Bluegrass Olympics in 2014?

Chris JonesAfter events of the past week, I’ve been asked numerous questions and have tried to respond to various rumors about my position with Bluegrass Today, and any possible changes to my schedule here. Unfortunately, the extremely restrictive contract I signed two years ago (my attorney, Archibald “The Pen” MacGowan was on vacation at the time) prevents me from commenting about anything at all related to Bluegrass Today, or its other well-known media outlets, Modern Bluegrass Drummer and their latest venture, Holistic Banjo Quarterly (HBQ). The company has even required me to seek permission before using the word “today” in any of my writing.

Given those circumstances, I have no comment on the matter whatsoever. If rumors continue to circulate, I can do nothing to stop them, and I take no responsibility for them.

The Winter Olympics have begun, and even people who have no idea what a “triple lutz” in figure skating is, or what it means to “bury the rock behind the corner guard to sit for second shot” in curling, get a little excited about winter sports for the next few weeks.

Several years ago, the IBMA, in a burst of competitive spirit, organized the “Bluegrass Triathlon” in which musicians would race each other in trying to complete the tasks of reading a station ID, singing the verse and chorus of a song (after setting up the microphone), and then changing a string. It was an ingenious idea.

The event quickly became dominated by the Swiss team, headed up by Jens Krüger. The doping accusations that followed were found to just be sour grapes on the part of the losers, however it was later revealed that the Krüger Brothers did prepare extensively for the competition at a hidden training camp in Yancey County, North Carolina.

I competed myself, and lost badly, after I chose a plodding version of Legend of the Rebel Soldier as my song, while everyone else was doing Kentucky Thunder – speed renditions of Roll in My Sweet Baby’s Arms. Jens had his string changed by the time I had gotten to “Oh parson tell me quickly . . .”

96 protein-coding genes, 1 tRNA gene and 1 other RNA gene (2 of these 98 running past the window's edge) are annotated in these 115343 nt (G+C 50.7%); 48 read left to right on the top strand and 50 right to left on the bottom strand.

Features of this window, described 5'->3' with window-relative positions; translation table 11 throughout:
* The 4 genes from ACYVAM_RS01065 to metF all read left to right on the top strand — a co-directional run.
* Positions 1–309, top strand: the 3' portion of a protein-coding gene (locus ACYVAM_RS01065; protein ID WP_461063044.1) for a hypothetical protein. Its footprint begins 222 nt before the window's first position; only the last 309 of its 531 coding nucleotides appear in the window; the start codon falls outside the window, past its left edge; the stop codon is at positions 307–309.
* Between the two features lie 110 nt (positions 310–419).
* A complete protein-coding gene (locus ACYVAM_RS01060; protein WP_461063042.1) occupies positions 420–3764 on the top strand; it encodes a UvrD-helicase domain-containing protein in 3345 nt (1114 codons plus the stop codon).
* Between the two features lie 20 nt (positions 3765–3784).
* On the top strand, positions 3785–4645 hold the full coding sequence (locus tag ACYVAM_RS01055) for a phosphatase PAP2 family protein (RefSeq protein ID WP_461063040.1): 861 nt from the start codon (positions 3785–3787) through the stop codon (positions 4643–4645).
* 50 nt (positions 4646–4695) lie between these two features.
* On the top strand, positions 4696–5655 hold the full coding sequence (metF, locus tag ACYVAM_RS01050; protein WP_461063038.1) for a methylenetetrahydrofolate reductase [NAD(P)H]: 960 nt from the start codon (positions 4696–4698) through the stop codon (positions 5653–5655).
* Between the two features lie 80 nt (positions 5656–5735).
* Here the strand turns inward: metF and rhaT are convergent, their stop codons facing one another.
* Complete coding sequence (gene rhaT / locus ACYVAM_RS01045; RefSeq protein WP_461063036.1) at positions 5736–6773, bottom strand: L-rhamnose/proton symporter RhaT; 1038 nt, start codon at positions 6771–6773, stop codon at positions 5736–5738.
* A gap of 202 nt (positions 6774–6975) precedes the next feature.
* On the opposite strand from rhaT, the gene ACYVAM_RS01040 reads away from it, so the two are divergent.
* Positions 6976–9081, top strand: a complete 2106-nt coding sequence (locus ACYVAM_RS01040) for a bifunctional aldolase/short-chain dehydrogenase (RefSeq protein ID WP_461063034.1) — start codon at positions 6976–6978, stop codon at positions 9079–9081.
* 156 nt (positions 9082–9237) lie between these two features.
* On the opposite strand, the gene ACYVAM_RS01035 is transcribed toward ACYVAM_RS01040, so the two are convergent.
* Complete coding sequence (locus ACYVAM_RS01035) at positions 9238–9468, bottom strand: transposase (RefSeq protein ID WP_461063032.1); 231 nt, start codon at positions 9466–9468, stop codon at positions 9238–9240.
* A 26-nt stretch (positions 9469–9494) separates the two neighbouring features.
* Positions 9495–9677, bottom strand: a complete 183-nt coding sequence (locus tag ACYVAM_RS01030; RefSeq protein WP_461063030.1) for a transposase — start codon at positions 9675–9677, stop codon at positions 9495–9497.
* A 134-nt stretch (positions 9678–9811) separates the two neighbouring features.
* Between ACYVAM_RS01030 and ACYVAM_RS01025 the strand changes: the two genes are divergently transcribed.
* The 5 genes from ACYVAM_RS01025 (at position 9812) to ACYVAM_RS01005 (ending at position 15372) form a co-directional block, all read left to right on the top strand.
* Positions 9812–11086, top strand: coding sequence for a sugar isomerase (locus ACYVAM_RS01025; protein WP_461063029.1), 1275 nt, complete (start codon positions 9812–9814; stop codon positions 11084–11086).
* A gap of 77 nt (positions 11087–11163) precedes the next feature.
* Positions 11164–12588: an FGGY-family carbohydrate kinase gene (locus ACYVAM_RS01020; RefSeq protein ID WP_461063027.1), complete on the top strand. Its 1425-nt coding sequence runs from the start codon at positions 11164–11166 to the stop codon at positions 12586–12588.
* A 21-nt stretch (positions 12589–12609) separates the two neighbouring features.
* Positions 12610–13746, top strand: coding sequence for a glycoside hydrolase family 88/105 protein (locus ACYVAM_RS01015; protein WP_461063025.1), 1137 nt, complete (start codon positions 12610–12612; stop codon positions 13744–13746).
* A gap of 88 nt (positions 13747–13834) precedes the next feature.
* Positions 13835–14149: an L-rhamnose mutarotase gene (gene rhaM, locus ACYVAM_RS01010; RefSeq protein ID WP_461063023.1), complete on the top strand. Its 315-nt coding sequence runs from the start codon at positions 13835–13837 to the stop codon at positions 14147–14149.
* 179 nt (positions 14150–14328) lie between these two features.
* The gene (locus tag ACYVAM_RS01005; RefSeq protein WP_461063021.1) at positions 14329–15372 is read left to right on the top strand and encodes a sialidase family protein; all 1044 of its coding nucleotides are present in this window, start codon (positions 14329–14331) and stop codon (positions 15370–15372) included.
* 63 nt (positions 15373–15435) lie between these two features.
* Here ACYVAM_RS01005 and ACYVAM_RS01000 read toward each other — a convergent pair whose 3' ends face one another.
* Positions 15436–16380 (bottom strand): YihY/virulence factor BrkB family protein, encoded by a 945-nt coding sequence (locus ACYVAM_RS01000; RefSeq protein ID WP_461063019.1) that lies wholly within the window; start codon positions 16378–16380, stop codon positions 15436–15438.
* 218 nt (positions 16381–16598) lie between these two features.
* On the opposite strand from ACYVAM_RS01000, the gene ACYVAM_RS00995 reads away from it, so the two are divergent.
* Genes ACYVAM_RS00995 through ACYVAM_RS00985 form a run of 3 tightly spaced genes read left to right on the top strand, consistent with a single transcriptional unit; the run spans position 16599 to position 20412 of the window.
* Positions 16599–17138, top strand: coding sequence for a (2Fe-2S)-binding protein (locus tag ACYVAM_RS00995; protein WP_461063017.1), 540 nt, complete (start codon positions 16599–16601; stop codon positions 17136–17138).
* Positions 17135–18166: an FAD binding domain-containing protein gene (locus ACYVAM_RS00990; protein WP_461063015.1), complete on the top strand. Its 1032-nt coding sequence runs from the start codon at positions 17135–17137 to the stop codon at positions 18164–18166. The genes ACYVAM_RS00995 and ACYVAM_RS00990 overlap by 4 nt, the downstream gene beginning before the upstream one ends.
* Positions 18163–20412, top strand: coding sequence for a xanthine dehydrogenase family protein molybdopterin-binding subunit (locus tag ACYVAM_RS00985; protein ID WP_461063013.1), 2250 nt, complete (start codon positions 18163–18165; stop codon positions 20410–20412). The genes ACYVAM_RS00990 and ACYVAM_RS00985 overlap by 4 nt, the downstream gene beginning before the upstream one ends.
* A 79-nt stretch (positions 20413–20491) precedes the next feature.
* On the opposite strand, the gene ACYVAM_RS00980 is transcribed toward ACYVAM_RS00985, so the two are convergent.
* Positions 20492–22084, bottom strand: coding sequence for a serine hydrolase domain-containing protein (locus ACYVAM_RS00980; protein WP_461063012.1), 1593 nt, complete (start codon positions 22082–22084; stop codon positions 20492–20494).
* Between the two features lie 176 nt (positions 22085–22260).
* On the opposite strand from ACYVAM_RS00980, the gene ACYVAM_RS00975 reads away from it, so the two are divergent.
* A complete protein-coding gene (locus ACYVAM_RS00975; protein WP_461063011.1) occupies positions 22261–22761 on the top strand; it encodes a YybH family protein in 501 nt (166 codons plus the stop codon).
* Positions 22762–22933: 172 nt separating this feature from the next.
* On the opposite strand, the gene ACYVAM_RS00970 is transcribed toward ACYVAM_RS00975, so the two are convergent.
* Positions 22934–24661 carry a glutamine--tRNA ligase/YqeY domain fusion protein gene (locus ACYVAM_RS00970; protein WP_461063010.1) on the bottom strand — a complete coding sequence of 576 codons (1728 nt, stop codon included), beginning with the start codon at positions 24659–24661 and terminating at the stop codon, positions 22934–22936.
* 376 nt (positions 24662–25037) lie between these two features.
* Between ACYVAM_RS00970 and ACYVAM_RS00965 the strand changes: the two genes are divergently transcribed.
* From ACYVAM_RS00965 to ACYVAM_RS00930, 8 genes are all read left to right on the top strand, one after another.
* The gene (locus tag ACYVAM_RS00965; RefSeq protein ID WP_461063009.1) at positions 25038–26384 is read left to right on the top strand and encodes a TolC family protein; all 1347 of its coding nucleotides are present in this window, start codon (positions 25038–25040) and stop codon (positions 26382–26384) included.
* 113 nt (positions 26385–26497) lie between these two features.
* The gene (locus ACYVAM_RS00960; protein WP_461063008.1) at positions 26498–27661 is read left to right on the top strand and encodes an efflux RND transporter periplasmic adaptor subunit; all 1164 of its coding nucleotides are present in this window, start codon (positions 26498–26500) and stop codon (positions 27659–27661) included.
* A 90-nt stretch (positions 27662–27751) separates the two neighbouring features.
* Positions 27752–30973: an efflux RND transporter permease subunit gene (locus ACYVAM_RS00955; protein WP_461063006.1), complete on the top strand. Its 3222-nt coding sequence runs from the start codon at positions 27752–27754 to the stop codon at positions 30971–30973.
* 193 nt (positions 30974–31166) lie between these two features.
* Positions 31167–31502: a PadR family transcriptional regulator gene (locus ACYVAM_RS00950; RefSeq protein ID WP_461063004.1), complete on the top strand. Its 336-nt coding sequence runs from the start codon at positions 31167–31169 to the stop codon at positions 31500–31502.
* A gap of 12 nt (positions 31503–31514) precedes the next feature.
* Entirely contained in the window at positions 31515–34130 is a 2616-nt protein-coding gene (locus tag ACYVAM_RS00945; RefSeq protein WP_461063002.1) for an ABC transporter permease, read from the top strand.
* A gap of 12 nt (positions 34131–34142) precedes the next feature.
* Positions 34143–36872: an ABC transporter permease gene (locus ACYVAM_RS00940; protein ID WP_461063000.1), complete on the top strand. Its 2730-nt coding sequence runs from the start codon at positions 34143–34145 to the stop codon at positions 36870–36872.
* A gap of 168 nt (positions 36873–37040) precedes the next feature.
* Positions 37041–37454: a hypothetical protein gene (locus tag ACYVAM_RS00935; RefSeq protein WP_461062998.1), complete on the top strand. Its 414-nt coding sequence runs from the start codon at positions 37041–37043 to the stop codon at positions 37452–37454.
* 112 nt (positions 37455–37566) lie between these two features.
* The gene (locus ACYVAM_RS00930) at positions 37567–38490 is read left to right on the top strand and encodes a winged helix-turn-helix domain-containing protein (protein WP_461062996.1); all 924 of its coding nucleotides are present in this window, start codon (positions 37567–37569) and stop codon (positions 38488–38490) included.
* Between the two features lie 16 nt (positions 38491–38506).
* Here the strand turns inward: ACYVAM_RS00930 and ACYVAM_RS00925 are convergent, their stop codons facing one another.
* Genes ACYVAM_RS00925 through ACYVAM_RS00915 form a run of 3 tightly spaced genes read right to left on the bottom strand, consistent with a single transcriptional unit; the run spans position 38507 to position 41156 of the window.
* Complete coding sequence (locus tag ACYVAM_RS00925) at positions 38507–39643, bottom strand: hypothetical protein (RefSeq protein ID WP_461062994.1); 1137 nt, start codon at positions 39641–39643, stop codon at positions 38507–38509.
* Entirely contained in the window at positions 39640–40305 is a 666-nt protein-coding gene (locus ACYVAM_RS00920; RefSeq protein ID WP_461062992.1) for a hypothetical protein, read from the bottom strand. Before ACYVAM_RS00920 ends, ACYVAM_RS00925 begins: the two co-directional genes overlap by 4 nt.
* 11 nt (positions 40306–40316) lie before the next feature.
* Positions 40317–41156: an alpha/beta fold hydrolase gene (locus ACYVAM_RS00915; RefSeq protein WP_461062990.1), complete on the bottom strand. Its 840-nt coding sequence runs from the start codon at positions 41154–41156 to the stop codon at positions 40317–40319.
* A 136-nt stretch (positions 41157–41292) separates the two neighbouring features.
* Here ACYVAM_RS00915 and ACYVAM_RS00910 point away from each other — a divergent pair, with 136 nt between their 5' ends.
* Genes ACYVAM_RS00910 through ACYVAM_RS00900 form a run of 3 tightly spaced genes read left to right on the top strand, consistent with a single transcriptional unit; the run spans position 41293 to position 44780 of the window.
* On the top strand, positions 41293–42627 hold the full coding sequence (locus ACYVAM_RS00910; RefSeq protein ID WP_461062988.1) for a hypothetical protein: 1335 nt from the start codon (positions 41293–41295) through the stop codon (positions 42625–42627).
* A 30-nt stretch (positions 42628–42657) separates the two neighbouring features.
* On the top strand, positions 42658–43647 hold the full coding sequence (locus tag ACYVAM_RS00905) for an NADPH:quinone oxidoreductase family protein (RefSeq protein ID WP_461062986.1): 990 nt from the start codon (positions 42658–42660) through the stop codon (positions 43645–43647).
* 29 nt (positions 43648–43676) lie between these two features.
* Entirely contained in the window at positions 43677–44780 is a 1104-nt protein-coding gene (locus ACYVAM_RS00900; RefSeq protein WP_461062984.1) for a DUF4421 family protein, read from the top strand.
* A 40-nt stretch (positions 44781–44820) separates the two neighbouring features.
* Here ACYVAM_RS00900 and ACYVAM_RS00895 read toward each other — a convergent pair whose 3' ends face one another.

I think we need more events like this in which we can compete with each other in an amateur way. It would be a nice break from competing with each other professionally (in an amateur way).

Here are a few suggestions that might be considered by the IBMA, or by bluegrass festivals looking for new ways to over-schedule their performers:

The 5K Bass Haul: Upright bass players are forced to park in the far end of a festival parking lot (which occasionally happens in real life, when they encounter an overzealous parking volunteer) and haul their instrument all the way to the backstage area.

Winter Olympics/Jack Cooke Biathlon variation on the above: haul the bass 5 kilometers to the backstage area, carry the bass up a flight of stairs to the stage, then sing Let Me Rest at the End of My Journey.

The Banjo Shot Put: Exactly what it sounds like. I think this is the punch line to a joke that hasn’t been written yet.

The 60 Second Band Pitch: Competitors are given 60 seconds to pitch their band to an event producer over the phone, cramming as much information and selling points in as possible before being told they have the wrong number. Points given for creative hyping, and for understandable speech. Points deducted for breathing.

Synchronized Foot Stomping: A five-piece band will be judged on coordination, volume, and artistic expression, when stomping their feet to songs or tunes of their choice. There is a compulsory uptempo breakdown or song, and one slow song, e.g. Angel Band for more sensitive and/or reverent stomping.

The 3k Airport Sprint: A musician must race from gate A35 to gate E93 in a major airport to make a flight that is already boarding, dodging children, baggage carts, and people who are texting while walking, all while carrying two instruments (one of which must be a banjo) and a diva-sized suitcase.

I realize these are not specifically winter bluegrass sports, but many of the above events  can be done while wearing speed skates, cross country skis, or at least while wearing the loud pants favored by the Norwegian curling team.